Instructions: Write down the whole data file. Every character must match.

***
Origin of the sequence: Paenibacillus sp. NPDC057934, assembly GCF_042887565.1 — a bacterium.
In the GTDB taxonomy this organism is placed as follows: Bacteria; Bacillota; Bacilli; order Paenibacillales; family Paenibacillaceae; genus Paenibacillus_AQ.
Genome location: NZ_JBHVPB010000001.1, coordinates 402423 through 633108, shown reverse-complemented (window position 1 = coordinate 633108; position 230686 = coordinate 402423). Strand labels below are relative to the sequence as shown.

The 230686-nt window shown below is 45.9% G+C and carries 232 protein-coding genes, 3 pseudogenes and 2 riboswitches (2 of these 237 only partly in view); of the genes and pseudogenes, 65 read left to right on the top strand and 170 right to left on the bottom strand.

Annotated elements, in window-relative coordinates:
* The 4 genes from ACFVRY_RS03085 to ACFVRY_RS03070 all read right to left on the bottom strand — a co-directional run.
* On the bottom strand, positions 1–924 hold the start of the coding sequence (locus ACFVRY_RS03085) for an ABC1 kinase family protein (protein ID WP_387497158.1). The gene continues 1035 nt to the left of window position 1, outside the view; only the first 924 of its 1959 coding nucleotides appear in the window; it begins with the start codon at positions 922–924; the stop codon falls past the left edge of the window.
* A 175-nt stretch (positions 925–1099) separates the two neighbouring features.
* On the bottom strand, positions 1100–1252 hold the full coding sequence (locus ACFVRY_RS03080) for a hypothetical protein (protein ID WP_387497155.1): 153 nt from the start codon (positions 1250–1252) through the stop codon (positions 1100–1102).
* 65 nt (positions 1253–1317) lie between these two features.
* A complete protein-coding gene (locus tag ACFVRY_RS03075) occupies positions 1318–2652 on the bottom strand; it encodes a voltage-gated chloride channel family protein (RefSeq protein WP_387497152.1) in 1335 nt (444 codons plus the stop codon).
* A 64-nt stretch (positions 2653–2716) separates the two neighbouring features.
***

Origin of the sequence: Paenibacillus sp. NPDC057934, assembly GCF_042887565.1 — a bacterium.
In the GTDB taxonomy this organism is placed as follows: Bacteria; Bacillota; Bacilli; order Paenibacillales; family Paenibacillaceae; genus Paenibacillus_AQ.
Genome location: NZ_JBHVPB010000001.1, coordinates 402423 through 633108, shown reverse-complemented (window position 1 = coordinate 633108; position 230686 = coordinate 402423). Strand labels below are relative to the sequence as shown.

The 230686-nt window shown below is 45.9% G+C and carries 232 protein-coding genes, 3 pseudogenes and 2 riboswitches (2 of these 237 only partly in view); of the genes and pseudogenes, 65 read left to right on the top strand and 170 right to left on the bottom strand.

Annotated elements, in window-relative coordinates:
* The 4 genes from ACFVRY_RS03085 to ACFVRY_RS03070 all read right to left on the bottom strand — a co-directional run.
* On the bottom strand, positions 1–924 hold the start of the coding sequence (locus ACFVRY_RS03085) for an ABC1 kinase family protein (protein ID WP_387497158.1). The gene continues 1035 nt to the left of window position 1, outside the view; only the first 924 of its 1959 coding nucleotides appear in the window; it begins with the start codon at positions 922–924; the stop codon falls past the left edge of the window.
* A 175-nt stretch (positions 925–1099) separates the two neighbouring features.
* On the bottom strand, positions 1100–1252 hold the full coding sequence (locus ACFVRY_RS03080) for a hypothetical protein (protein ID WP_387497155.1): 153 nt from the start codon (positions 1250–1252) through the stop codon (positions 1100–1102).
* 65 nt (positions 1253–1317) lie between these two features.
* A complete protein-coding gene (locus tag ACFVRY_RS03075) occupies positions 1318–2652 on the bottom strand; it encodes a voltage-gated chloride channel family protein (RefSeq protein WP_387497152.1) in 1335 nt (444 codons plus the stop codon).
* A 64-nt stretch (positions 2653–2716) separates the two neighbouring features.